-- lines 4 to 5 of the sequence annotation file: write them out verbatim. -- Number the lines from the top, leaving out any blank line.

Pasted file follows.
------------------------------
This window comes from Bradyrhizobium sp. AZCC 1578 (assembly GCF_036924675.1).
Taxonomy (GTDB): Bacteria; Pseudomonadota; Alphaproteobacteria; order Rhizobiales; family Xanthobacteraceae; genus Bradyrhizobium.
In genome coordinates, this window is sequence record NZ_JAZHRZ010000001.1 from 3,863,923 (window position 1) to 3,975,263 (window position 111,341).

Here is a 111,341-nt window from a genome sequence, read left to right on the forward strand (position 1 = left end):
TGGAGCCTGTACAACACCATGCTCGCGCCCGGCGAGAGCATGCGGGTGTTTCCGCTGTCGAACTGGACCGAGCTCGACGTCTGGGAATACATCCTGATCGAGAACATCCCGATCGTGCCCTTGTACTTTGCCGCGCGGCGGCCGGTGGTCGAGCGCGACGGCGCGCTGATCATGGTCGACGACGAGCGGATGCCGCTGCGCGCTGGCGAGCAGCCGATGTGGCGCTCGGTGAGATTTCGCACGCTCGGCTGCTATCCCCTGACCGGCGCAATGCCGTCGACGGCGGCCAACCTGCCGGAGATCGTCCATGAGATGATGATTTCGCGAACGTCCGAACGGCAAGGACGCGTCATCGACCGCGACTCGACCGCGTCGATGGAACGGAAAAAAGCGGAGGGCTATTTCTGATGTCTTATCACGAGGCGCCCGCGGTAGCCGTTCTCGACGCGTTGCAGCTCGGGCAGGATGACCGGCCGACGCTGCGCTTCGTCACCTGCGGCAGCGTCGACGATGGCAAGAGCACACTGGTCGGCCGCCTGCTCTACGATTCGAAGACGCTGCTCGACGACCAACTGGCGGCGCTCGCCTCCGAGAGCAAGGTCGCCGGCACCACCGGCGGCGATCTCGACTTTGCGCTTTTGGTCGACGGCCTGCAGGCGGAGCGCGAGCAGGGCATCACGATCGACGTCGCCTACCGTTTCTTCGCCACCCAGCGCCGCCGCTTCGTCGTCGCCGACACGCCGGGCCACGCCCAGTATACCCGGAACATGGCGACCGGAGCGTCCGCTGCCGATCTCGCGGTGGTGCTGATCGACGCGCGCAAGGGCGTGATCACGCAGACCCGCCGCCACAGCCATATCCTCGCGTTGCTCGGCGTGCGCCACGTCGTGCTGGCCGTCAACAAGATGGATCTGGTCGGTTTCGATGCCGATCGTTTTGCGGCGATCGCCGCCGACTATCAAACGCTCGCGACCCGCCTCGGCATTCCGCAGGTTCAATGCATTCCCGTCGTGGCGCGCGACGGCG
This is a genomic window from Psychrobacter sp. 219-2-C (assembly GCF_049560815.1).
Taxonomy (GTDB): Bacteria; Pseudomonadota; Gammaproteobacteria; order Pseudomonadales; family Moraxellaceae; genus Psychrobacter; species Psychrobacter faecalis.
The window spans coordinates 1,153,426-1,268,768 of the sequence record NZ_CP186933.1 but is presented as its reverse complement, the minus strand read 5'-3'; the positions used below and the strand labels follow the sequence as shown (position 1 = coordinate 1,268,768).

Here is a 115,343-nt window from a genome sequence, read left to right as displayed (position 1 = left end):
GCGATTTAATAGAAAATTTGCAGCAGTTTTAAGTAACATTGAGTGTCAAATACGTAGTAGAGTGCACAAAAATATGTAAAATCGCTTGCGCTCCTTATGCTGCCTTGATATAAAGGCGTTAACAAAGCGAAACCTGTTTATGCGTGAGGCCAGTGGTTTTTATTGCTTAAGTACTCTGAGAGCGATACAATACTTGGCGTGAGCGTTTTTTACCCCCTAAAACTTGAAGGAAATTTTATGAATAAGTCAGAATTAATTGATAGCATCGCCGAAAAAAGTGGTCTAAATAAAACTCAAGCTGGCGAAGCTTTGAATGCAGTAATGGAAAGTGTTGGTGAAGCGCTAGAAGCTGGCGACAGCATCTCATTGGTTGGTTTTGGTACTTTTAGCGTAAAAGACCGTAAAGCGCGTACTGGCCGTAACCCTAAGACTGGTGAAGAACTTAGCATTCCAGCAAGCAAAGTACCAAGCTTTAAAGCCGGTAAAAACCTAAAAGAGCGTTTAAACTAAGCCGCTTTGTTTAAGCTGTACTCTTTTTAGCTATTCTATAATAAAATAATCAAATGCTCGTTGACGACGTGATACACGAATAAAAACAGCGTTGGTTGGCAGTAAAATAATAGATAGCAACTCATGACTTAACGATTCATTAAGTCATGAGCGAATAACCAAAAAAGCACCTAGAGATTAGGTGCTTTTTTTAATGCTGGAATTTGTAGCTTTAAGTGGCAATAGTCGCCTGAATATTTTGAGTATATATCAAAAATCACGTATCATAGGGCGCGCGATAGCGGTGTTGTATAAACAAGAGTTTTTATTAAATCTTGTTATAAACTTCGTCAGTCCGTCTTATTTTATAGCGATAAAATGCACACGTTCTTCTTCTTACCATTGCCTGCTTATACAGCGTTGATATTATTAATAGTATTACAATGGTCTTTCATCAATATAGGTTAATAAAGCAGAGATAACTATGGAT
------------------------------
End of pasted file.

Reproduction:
Here is a 111,341-nt window from a genome sequence, read left to right on the forward strand (position 1 = left end):
TGGAGCCTGTACAACACCATGCTCGCGCCCGGCGAGAGCATGCGGGTGTTTCCGCTGTCGAACTGGACCGAGCTCGACGTCTGGGAATACATCCTGATCGAGAACATCCCGATCGTGCCCTTGTACTTTGCCGCGCGGCGGCCGGTGGTCGAGCGCGACGGCGCGCTGATCATGGTCGACGACGAGCGGATGCCGCTGCGCGCTGGCGAGCAGCCGATGTGGCGCTCGGTGAGATTTCGCACGCTCGGCTGCTATCCCCTGACCGGCGCAATGCCGTCGACGGCGGCCAACCTGCCGGAGATCGTCCATGAGATGATGATTTCGCGAACGTCCGAACGGCAAGGACGCGTCATCGACCGCGACTCGACCGCGTCGATGGAACGGAAAAAAGCGGAGGGCTATTTCTGATGTCTTATCACGAGGCGCCCGCGGTAGCCGTTCTCGACGCGTTGCAGCTCGGGCAGGATGACCGGCCGACGCTGCGCTTCGTCACCTGCGGCAGCGTCGACGATGGCAAGAGCACACTGGTCGGCCGCCTGCTCTACGATTCGAAGACGCTGCTCGACGACCAACTGGCGGCGCTCGCCTCCGAGAGCAAGGTCGCCGGCACCACCGGCGGCGATCTCGACTTTGCGCTTTTGGTCGACGGCCTGCAGGCGGAGCGCGAGCAGGGCATCACGATCGACGTCGCCTACCGTTTCTTCGCCACCCAGCGCCGCCGCTTCGTCGTCGCCGACACGCCGGGCCACGCCCAGTATACCCGGAACATGGCGACCGGAGCGTCCGCTGCCGATCTCGCGGTGGTGCTGATCGACGCGCGCAAGGGCGTGATCACGCAGACCCGCCGCCACAGCCATATCCTCGCGTTGCTCGGCGTGCGCCACGTCGTGCTGGCCGTCAACAAGATGGATCTGGTCGGTTTCGATGCCGATCGTTTTGCGGCGATCGCCGCCGACTATCAAACGCTCGCGACCCGCCTCGGCATTCCGCAGGTTCAATGCATTCCCGTCGTGGCGCGCGACGGCG